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Expensing Employee Virtual Meals Under the Taxpayer Certainty Act

Jan. 21, 2021, 9:01 AM

H.R. 133, Consolidated Appropriations Act, 2021 signed into law by President Donald Trump on Dec. 27, 2020, contains a nearly-$900-billion, Covid-19 relief package. Division EE of the act, the Taxpayer Certainty and Disaster Relief Tax Act of 2020 (Taxpayer Certainty Act) contains numerous tax extenders and other tax relief legislation. Section 210 of the Taxpayer Certainty Act allows an employer a full deduction for certain business meals the expense for which an employer paid or incurred after Dec. 31, 2020, and before Jan. 1, 2023. The amendment to tax code Section 274(n) highlights the adverse effect Congress has anticipated the coronavirus pandemic to impart on the struggling restaurant industry, given government-imposed shutdowns in certain areas in the United States.

Limited Deductibility of Business Meals Under Section 274

Section 274 limits or disallows a deduction for certain meal or entertainment expenses, which otherwise would be allowable as ordinary and necessary business expenses of a taxpayer. The 2017 Tax Cuts and Jobs Act (TCJA) amended Section 274 by eliminating a deduction for business entertainment expenses. The TCJA also denied a deduction for meals provided at convenience of employer after Dec. 31, 2025, which would be excludible from employee gross income, such as employee cafeteria meals. Pared down by the TCJA amendments, Section 274(n) limits a deduction for certain business meals to 50% of the amount paid or incurred.

Full Expensing of Business Meals Under Section 274(n)(D)

By contrast, new Section 274(n)(2)(D) would assist the restaurant industry by allowing temporarily an employer to expense 100% of an amount paid or incurred for food or beverages provided by a restaurant. The provision does not define the term “restaurant.” September 2020 final Treasury regulations allow either a restaurant or a catering business to deduct 100% of the costs of food or beverage items purchased for its operations, some of which may be consumed by employees at the worksite.

Work-From-Home Business Meal Expensing

A majority of employers have implemented work from home arrangements for employees. Business meetings and employee social gatherings that at times would have taken place on premises have been conducted virtually. Nevertheless, employers may want to deduct costs of food consumables for employee virtual get-togethers that, instead of being catered by a restaurant, may have been acquired at other types of venues.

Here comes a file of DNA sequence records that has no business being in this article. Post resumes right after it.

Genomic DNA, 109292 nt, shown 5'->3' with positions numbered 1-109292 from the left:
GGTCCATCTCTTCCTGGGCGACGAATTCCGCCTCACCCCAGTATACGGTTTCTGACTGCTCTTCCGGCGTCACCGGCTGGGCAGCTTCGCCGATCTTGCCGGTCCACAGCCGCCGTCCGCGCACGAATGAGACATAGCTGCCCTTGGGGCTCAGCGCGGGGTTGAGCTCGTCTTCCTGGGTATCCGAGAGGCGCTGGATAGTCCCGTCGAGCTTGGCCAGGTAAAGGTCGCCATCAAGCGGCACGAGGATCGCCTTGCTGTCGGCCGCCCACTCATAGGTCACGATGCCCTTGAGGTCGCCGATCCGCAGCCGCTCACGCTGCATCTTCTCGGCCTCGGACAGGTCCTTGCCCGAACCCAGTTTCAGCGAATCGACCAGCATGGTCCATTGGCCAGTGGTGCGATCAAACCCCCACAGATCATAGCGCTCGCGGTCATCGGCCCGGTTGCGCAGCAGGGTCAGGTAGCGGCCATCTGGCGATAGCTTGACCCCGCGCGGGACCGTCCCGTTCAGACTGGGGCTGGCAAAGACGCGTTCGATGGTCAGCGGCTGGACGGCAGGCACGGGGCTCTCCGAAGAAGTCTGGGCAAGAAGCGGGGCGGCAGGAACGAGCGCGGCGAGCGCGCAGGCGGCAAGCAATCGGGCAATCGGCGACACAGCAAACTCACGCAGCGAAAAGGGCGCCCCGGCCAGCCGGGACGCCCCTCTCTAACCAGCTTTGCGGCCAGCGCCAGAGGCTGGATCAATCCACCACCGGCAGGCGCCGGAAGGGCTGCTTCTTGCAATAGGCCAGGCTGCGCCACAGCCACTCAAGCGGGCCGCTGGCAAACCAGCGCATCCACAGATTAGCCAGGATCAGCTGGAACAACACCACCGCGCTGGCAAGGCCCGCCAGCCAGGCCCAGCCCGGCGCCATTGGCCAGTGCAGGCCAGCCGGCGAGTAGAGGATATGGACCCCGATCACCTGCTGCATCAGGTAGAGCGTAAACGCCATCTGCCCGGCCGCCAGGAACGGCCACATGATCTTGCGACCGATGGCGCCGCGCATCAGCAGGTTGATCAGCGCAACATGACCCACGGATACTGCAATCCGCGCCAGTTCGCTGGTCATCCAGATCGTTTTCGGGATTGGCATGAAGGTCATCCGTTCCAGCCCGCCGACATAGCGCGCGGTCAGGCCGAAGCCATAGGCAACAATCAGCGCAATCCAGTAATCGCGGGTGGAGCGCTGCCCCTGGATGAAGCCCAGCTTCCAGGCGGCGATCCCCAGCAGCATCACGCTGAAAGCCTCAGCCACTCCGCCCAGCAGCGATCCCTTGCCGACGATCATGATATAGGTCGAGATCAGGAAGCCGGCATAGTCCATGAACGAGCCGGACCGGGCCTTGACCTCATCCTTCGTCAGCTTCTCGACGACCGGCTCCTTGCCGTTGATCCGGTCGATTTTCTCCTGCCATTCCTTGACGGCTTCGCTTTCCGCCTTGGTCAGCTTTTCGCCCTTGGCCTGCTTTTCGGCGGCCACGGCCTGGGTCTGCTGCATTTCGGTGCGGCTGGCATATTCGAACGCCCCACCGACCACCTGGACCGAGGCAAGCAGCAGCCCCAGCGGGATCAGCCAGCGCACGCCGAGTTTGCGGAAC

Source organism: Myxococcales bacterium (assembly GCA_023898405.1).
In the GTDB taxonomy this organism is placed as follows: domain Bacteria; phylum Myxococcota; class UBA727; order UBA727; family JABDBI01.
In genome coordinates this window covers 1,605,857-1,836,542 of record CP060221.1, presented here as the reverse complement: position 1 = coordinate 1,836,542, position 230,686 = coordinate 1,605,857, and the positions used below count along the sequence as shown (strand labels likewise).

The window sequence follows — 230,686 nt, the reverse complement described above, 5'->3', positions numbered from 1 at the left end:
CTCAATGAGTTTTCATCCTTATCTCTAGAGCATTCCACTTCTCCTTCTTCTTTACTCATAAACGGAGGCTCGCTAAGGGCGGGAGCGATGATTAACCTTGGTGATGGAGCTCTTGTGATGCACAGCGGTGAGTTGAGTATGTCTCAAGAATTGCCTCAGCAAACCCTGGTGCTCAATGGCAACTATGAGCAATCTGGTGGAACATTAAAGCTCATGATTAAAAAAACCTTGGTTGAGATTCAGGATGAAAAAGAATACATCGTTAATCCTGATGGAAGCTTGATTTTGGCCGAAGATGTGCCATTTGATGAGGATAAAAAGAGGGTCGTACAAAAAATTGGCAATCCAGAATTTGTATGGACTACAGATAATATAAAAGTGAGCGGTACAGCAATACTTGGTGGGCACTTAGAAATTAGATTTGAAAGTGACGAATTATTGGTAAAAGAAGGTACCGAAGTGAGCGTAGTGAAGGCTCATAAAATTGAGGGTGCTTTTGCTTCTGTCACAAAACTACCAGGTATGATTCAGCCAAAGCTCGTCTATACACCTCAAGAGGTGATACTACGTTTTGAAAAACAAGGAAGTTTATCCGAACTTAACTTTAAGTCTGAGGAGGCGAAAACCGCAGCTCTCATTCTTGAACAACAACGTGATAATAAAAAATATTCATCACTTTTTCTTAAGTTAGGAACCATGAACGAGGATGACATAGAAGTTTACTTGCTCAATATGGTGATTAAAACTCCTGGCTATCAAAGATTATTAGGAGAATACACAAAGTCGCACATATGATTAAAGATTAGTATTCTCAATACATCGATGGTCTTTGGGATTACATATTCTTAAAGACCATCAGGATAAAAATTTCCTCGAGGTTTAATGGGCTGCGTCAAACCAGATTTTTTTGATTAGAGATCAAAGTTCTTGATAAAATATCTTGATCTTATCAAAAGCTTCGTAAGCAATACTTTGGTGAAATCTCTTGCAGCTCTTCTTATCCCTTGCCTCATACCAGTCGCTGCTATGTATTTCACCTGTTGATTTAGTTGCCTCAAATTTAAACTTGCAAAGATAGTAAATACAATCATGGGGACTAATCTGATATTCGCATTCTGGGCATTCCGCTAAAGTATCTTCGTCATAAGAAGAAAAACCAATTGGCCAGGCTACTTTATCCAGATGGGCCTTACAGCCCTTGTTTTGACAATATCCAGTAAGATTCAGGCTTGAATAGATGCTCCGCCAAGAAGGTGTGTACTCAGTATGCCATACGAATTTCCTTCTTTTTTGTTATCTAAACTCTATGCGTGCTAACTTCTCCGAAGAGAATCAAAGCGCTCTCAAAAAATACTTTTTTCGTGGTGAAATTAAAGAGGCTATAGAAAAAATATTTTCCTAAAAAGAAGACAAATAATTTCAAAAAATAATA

Subject to clarifying Treasury and IRS guidance, food and beverage expenses for virtual meetings could be deductible under Section 274(e)(5), as expenses incurred by an employer directly related to business meetings of its employees, stockholders, agents, or directors. This exception would be subject to the 50% deduction limitation in Section 274(n)(1).

Also, an employer could deduct edible goods expenses for employee virtual happy hours under Section 274(e)(4) relating to employee recreational activities. Excepted employee recreational expenses are excluded from the 50% deductibility ceiling under Section 274(n)(2)(A), similarly to meals ordered from a restaurant under Section 274(n)(2)(D).

Conclusion

Section 210 of the Taxpayer Certainty Act appears to incentivize employers to order food and beverages from restaurants for employees. However, in the virtual meeting context, restaurant deliveries to numerous employee home bases may not be feasible. Treasury and the IRS may issue interpretive guidance clarifying the definition of the term “restaurant” for purposes of Section 274(n)(D) and including within its scope caterers or similar providers of food and beverages for employee events, which could be delivered effectively to multiple employee locations.

This column doesn’t necessarily reflect the opinion of The Bureau of National Affairs Inc. or its owners.

Author Information

Marina Vishnepolskaya is principal of Marina Vishnepolskaya, Esq., P.C., an international law firm specializing in domestic and cross-border corporate, tax, employee benefits, executive compensation and exempt organization matters. She is a frequent author and speaker on developments in these practice areas.

Copyright © 2021 Marina Vishnepolskaya. All Rights Reserved.

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